Here is a nice article by Tony Sauro from the Recordnet about our recent Summer Jazz Colony.
Not surprisingly, guys who’ve been nominated for Grammy Awards are getting as big a kick out of the process as the teenagers they’re tutoring.
It happens each summer when experienced professionals share their skills and experiences with young jazz musicians at University of the Pacific’s Brubeck Institute.
The “summer colony” – where 18 high-school students from around the nation congregate for a week of intensive instruction – is designed to help preserve, perpetuate and propagate America’s most revered cultural export.
“These are some of the finest young musicians in the world,” said Stefon Harris, a vibraphone player who’s been nominated three times for America’s top music award. “This is probably the highest level of student I’ve come across. We really are lucky to have the opportunity to be around the future greatest artists on the planet.
“The people who will continue the art form forward. It’s very, very clear. It’s just a question of choice. You never know who’s gonna be willing to put in the hard work.”
Everyone is doing that this week, leading to a concluding concert Friday at Faye Spanos Concert Hall.
“They’re brilliant,” said drummer Matt Wilson, a former Grammy nominee who’s tutoring at his fourth jazz camp this summer. “What’s great is they’re gonna come up with melodies people haven’t experienced. They’re not polluted yet. They’re really innocent and free.
“They’ll never write music like they do today. I have to say it: A lot of institutions are limiting things. Putting tarps over imaginations. It’s safer. It is risky. You have to take risks.”
Dave Brubeck (1920-2012), the Institute’s namesake and visionary, definitely did that at Pacific. In the 1940s, jazz was treated like punk-rock at college conservatories. Brubeck gambled, though, often playing jazz in Stockton clubs and restaurants. Such risky creativity characterized his career.
In addition to Harris and Wilson, two Grammy winners – bassists Eddie Gomez and Clark Sommers – are providing their guidance along with Pacific faculty members, other educational professionals and former summer “colonists.” The young musicians have been jamming with the pros and professors nightly at Take 5 Jazz at the Brew, too.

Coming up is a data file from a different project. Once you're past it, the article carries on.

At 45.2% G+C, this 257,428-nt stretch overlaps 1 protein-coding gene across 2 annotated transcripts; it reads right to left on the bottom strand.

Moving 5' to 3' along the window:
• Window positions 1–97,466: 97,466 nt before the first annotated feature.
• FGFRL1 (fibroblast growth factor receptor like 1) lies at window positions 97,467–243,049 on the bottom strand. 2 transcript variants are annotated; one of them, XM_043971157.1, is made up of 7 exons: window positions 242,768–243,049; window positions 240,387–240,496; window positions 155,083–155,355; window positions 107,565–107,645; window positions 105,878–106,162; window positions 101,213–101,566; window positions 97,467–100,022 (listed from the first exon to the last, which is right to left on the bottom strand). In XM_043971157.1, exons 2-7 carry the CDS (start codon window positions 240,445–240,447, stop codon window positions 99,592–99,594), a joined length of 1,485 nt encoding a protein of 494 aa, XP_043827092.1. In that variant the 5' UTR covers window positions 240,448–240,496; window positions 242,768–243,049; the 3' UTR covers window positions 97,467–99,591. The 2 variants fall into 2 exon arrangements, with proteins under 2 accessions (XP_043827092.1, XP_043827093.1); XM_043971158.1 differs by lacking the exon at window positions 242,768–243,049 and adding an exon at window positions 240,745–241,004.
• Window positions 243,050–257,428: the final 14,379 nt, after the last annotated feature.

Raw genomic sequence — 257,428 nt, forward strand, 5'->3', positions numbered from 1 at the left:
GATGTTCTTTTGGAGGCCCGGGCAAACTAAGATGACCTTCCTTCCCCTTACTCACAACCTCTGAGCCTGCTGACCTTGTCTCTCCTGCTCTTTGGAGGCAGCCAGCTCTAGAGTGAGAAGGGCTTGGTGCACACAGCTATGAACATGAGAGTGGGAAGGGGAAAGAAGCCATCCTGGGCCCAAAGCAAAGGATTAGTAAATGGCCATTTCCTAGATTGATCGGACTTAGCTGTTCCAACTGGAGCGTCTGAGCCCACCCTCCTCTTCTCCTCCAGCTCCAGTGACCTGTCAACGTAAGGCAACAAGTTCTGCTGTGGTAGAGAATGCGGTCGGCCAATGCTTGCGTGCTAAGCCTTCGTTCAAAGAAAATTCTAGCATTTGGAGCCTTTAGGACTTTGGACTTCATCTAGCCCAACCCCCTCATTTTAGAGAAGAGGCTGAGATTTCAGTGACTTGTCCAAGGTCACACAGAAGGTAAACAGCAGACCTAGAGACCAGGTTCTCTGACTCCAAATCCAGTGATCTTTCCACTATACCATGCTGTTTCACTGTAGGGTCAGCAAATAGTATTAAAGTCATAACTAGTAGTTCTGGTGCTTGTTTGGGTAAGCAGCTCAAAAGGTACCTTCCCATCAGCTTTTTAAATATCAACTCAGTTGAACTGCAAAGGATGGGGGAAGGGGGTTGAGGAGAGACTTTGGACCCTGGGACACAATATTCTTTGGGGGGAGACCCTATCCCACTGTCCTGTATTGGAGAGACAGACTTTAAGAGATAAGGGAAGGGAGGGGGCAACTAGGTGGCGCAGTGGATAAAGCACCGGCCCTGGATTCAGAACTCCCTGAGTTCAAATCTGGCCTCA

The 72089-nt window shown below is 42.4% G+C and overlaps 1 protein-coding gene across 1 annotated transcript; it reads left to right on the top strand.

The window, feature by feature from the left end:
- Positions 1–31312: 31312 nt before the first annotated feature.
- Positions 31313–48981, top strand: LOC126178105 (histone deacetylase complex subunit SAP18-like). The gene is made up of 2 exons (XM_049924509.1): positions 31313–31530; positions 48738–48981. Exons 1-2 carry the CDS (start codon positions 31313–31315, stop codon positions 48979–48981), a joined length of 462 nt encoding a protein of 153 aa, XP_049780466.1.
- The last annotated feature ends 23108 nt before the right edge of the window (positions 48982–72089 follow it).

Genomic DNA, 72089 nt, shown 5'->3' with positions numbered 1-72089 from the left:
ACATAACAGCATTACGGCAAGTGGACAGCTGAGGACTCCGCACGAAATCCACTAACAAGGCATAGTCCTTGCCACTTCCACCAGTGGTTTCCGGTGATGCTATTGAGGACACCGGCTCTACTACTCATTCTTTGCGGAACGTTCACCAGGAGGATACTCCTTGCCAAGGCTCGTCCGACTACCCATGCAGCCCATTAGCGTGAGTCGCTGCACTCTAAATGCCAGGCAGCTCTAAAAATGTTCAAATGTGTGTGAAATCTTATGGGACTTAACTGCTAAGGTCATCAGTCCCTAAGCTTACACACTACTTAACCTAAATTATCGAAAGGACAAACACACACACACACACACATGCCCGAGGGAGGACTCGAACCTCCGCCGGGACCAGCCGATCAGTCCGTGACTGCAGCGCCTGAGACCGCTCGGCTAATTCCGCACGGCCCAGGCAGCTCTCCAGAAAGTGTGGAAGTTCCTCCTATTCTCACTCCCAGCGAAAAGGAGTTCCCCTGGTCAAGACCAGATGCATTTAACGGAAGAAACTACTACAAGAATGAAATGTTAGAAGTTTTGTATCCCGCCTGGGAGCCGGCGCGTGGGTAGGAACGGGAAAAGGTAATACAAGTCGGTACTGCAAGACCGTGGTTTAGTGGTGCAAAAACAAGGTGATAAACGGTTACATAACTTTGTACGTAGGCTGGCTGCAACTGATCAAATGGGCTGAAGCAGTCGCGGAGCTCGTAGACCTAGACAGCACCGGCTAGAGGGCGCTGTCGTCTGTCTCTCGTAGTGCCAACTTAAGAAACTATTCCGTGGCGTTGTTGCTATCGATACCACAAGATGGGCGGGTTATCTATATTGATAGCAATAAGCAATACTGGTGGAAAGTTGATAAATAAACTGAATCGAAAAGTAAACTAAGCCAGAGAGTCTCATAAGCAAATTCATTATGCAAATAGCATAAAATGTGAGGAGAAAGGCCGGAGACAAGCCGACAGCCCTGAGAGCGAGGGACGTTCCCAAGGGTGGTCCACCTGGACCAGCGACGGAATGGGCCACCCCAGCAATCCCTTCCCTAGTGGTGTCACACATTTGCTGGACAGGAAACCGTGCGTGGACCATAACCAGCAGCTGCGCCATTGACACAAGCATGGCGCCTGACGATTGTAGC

“I have a sincere passion for education,” said Harris, 40, a native of Albany, N.Y., who also assists with Pacific’s “distance-learning” program through New York University. “I love teaching just as much as I love being on stage performing.
“Each discipline informs the other. When I’m teaching, I’m reiterating points to myself. When I perform, I essentially get experience I need to impart to students. I’m always teaching.”
Wilson prefers a degree of uncertainty.
“I enjoy this,” said Wilson, 49, from Westchester, Ill., who prefers that learning take an “organic” approach.
“I’m into allowing people to find out who they are. To take the tarp off. Education can take away from the individual. There are a lot of things to learn. Blah. Blah. Blah. But, a lot of times, what are we waiting for?”
Harris and Wilson experienced their own instructive opportunities as young musicians.
Harris, a “self-taught kid” immersed in classical music as a teenager, didn’t play jazz until he was studying at the Manhattan School of Music. As a high school member of New York’s Empire State Youth Orchestra, he met conductor Richard Bagley.
“He was absolutely the most important person in my life,” Harris said. “An incredible mentor who helped change my life.”
He’s passing that on: “It’s more just about becoming a musician. The exposure to possibilities. The intrinsic values in art as community. The ability you have to create change. It all creates movement, whether it’s visible or not.”
At 19, Wilson received a National Endowment for the Arts grant as a student at Wichita State (Kan.) University. Under the tutelage of Ed Soph, he explored the jazz environs of New York, watching masters such as Joe Jones, Sonny Rollins and Billy Higgins: “That was pivotal.”
Understandably, Harris and Wilson – who also reveres and values the sense of “community” – have been answering sophisticated questions this week. They have some general answers they hope to impart.
“Yup,” said Wilson, who lives in Baldwin, Long Island, N.Y., with a family that includes a 15-year-old daughter and triplet sons, 12. “The answer is ‘yes.’ You wanna try this? ‘Yes.’ You wanna learn at this place? ‘Yes.’ If it’s legal, the answer is ‘yes.’ People have different ways of approaching it. If someone says they have the way, be very suspicious.”
“They have lots of great questions,” said Harris, who lives in East Orange, N.J. “Many of them are broader than just the mechanics. Like, ‘How do I find a way to express myself?’ I want to help them understand they already have their own voice that’s influenced by all the events in their life. The essence of music expresses a story they already possess.
“This is their time on the planet. This is about ownership. You are a unique generation with a unique story to be told. If they don’t tell their story, it won’t be told. They have to take ownership and share it with the world.”